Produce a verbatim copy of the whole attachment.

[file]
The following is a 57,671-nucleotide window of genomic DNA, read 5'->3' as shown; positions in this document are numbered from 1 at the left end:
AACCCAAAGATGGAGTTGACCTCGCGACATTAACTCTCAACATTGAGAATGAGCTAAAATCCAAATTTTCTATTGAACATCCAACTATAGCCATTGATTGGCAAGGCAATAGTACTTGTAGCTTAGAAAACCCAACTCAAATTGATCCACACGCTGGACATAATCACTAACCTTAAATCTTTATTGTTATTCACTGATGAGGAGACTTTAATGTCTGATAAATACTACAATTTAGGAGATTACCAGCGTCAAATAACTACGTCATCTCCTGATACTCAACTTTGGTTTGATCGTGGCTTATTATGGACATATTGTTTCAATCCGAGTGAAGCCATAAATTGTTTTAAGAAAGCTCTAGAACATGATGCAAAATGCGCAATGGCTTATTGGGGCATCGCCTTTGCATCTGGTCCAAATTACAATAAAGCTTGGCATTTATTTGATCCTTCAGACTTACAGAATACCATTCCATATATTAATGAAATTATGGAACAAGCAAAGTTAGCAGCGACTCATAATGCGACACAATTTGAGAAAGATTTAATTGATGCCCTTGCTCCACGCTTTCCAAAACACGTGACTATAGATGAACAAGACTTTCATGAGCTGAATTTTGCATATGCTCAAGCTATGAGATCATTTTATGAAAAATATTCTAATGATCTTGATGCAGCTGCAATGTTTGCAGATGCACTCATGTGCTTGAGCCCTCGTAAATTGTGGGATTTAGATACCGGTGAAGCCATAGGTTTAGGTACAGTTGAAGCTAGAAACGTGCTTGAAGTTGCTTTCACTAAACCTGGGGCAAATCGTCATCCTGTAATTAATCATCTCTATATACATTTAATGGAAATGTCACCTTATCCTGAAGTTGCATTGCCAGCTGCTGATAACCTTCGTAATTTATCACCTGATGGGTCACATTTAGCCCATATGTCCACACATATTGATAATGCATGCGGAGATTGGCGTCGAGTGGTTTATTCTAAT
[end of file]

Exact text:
The following is a 57,671-nucleotide window of genomic DNA, read 5'->3' as shown; positions in this document are numbered from 1 at the left end:
AACCCAAAGATGGAGTTGACCTCGCGACATTAACTCTCAACATTGAGAATGAGCTAAAATCCAAATTTTCTATTGAACATCCAACTATAGCCATTGATTGGCAAGGCAATAGTACTTGTAGCTTAGAAAACCCAACTCAAATTGATCCACACGCTGGACATAATCACTAACCTTAAATCTTTATTGTTATTCACTGATGAGGAGACTTTAATGTCTGATAAATACTACAATTTAGGAGATTACCAGCGTCAAATAACTACGTCATCTCCTGATACTCAACTTTGGTTTGATCGTGGCTTATTATGGACATATTGTTTCAATCCGAGTGAAGCCATAAATTGTTTTAAGAAAGCTCTAGAACATGATGCAAAATGCGCAATGGCTTATTGGGGCATCGCCTTTGCATCTGGTCCAAATTACAATAAAGCTTGGCATTTATTTGATCCTTCAGACTTACAGAATACCATTCCATATATTAATGAAATTATGGAACAAGCAAAGTTAGCAGCGACTCATAATGCGACACAATTTGAGAAAGATTTAATTGATGCCCTTGCTCCACGCTTTCCAAAACACGTGACTATAGATGAACAAGACTTTCATGAGCTGAATTTTGCATATGCTCAAGCTATGAGATCATTTTATGAAAAATATTCTAATGATCTTGATGCAGCTGCAATGTTTGCAGATGCACTCATGTGCTTGAGCCCTCGTAAATTGTGGGATTTAGATACCGGTGAAGCCATAGGTTTAGGTACAGTTGAAGCTAGAAACGTGCTTGAAGTTGCTTTCACTAAACCTGGGGCAAATCGTCATCCTGTAATTAATCATCTCTATATACATTTAATGGAAATGTCACCTTATCCTGAAGTTGCATTGCCAGCTGCTGATAACCTTCGTAATTTATCACCTGATGGGTCACATTTAGCCCATATGTCCACACATATTGATAATGCATGCGGAGATTGGCGTCGAGTGGTTTATTCTAAT